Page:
When the novel opens, Dick Diver is presented as a "golden boy," with charisma and looks that reach godlike proportions. People are drawn to him like a magnet, and those in his inner circle depend on him to provide both fun and stability. Yet from the beginning, Dick's flaws are noticeable. He is a narcissist who craves to be the center of attention and admiration. Dick chooses to marry Nicole because he likes for her to need him in every way—for love, for psychological care, and for a strange mixture of fatherly protection and sexual attention, which reflects her incestuous experience with her father. Similarly, Dick falls in love with Rosemary because he wants her to need him. And when his relationships with Nicole and Rosemary begin fading, he turns his attention to his children, desiring their adoration. Dick's decline is tragic as he goes from being a talented, sometimes sweet and caring, and charismatic man to an angry, weak, unsteady mess. Yet his fate has always been in his own hands, and he makes the choices leading to his downfall. He doesn't have the discipline to attend to his work, to avoid the lures of a wealthy and decadent lifestyle, or to deny himself pleasure from being adored and then responding immorally. The frustration many readers feel at the end of the novel, when Dick seems to simply evaporate into an insignificant life, is dismay at having watched a life of promise thrown away.
Nicole makes a radical transformation in the course of the novel as she gains strength and a level of mental stability. Fitzgerald makes it abundantly clear just how ill Nicole is, showing in the first-person sections her insane thoughts and split personality, revealing how many breakdowns she has, and hinting through other characters' reactions just how bizarre her behavior can be. Yet when Dick begins to weaken himself and fall into unhealthy and unstable patterns of behavior, Nicole gains strength. Nicole saps Dick's strength and makes it her own, and then has no use for him. She is free to move on and able to have a sexual relationship with Tommy Barban, who is now much stronger than Dick and able to keep up with her wealthy, privileged lifestyle. Once the tragic character, at the end of the novel, Nicole is the survivor.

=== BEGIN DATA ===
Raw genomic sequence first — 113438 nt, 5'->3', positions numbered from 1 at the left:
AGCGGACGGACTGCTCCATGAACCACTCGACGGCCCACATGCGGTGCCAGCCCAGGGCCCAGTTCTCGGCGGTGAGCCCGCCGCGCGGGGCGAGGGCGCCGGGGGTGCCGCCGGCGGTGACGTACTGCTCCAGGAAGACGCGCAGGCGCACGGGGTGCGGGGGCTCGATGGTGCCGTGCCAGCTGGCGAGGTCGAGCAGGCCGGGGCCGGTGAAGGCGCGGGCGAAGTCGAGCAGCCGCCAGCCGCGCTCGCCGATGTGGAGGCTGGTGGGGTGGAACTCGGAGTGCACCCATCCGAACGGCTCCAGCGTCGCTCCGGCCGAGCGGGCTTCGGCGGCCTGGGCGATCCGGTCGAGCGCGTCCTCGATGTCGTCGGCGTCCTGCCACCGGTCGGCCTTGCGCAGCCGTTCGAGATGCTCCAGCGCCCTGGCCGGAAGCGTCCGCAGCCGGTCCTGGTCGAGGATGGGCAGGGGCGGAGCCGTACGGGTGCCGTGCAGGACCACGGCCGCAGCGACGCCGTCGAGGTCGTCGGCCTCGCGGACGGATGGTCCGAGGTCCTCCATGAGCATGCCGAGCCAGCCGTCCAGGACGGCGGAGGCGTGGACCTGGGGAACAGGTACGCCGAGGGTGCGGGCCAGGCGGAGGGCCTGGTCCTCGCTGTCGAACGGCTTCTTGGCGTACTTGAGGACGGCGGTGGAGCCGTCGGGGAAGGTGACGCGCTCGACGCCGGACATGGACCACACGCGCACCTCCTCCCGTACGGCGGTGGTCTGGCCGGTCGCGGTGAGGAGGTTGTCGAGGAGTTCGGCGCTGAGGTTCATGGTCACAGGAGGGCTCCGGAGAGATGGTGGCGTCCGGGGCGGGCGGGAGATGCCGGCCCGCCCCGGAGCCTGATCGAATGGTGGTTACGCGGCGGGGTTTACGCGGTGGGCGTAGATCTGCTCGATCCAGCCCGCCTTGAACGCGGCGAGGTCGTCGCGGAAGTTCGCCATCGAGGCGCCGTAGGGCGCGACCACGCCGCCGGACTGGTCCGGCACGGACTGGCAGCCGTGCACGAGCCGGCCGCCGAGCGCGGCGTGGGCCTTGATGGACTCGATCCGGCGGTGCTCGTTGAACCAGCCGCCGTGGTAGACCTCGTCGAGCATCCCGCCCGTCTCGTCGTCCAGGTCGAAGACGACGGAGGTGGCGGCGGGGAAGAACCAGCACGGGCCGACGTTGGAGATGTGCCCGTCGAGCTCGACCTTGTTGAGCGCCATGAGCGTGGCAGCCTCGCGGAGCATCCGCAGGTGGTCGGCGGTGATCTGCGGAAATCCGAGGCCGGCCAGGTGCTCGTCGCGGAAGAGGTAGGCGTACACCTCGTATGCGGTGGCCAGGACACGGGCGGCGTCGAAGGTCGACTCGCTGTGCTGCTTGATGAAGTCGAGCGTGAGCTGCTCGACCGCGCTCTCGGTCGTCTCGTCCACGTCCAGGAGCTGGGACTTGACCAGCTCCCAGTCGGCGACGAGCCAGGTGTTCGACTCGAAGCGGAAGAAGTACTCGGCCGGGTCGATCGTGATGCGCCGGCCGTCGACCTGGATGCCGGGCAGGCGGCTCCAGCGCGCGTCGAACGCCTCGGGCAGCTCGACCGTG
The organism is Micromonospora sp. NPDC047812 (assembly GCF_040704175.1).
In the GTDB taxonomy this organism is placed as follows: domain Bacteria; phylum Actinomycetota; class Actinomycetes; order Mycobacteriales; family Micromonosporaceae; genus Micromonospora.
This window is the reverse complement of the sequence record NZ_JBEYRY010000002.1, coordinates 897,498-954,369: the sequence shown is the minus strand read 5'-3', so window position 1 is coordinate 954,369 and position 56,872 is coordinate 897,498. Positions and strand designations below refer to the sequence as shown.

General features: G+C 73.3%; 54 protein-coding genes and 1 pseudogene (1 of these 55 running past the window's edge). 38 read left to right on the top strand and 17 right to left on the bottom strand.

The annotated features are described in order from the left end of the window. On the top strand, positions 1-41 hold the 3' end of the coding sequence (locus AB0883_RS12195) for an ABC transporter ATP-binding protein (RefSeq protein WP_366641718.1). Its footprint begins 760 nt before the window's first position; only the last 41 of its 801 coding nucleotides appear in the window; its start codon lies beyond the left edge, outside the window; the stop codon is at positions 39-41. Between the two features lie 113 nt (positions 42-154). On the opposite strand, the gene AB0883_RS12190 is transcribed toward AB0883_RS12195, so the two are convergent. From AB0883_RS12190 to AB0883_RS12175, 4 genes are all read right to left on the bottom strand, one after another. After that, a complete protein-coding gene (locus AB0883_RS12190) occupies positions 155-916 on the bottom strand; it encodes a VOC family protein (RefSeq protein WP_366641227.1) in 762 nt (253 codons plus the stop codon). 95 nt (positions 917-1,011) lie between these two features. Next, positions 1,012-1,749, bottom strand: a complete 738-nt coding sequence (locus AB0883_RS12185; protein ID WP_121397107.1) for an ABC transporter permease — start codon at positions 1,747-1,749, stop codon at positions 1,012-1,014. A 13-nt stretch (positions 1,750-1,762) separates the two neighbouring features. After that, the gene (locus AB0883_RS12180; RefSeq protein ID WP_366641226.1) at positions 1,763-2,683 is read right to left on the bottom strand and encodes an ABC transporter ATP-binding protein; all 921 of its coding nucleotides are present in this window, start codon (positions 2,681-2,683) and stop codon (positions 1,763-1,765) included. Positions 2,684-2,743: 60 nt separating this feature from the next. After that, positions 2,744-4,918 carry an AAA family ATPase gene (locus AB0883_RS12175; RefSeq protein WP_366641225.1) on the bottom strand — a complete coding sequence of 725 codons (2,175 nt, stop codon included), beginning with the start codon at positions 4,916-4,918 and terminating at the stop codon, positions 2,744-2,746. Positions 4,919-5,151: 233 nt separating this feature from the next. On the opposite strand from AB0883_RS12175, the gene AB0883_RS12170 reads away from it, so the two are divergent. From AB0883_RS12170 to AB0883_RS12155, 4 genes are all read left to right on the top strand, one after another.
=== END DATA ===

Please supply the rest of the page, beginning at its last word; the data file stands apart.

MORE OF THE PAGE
Rosemary is not much more than an adored, pampered child as the novel begins. Her mother has plotted her life for her, and Rosemary has gone along with it. Rosemary is a successful actress; the underlying question about her character is, does she act her way through life as well? Her public image must match her image in her hit film Daddy's Girl, but that doesn't seem to bother her. She is happy to live however people tell her to live. Rosemary doesn't have much depth as a character, and any real development is hard to trace. By the novel's end she is a bit more sophisticated as a gorgeous, sexually desirable female, but she seems likely to continue following others' ideas about how to live, by marrying her costar and fulfilling her fans' dreams. According to the New York Times, the character was based on a beautiful 1920s ingenue named Lois Moran, whose first big film was Stella Dallas.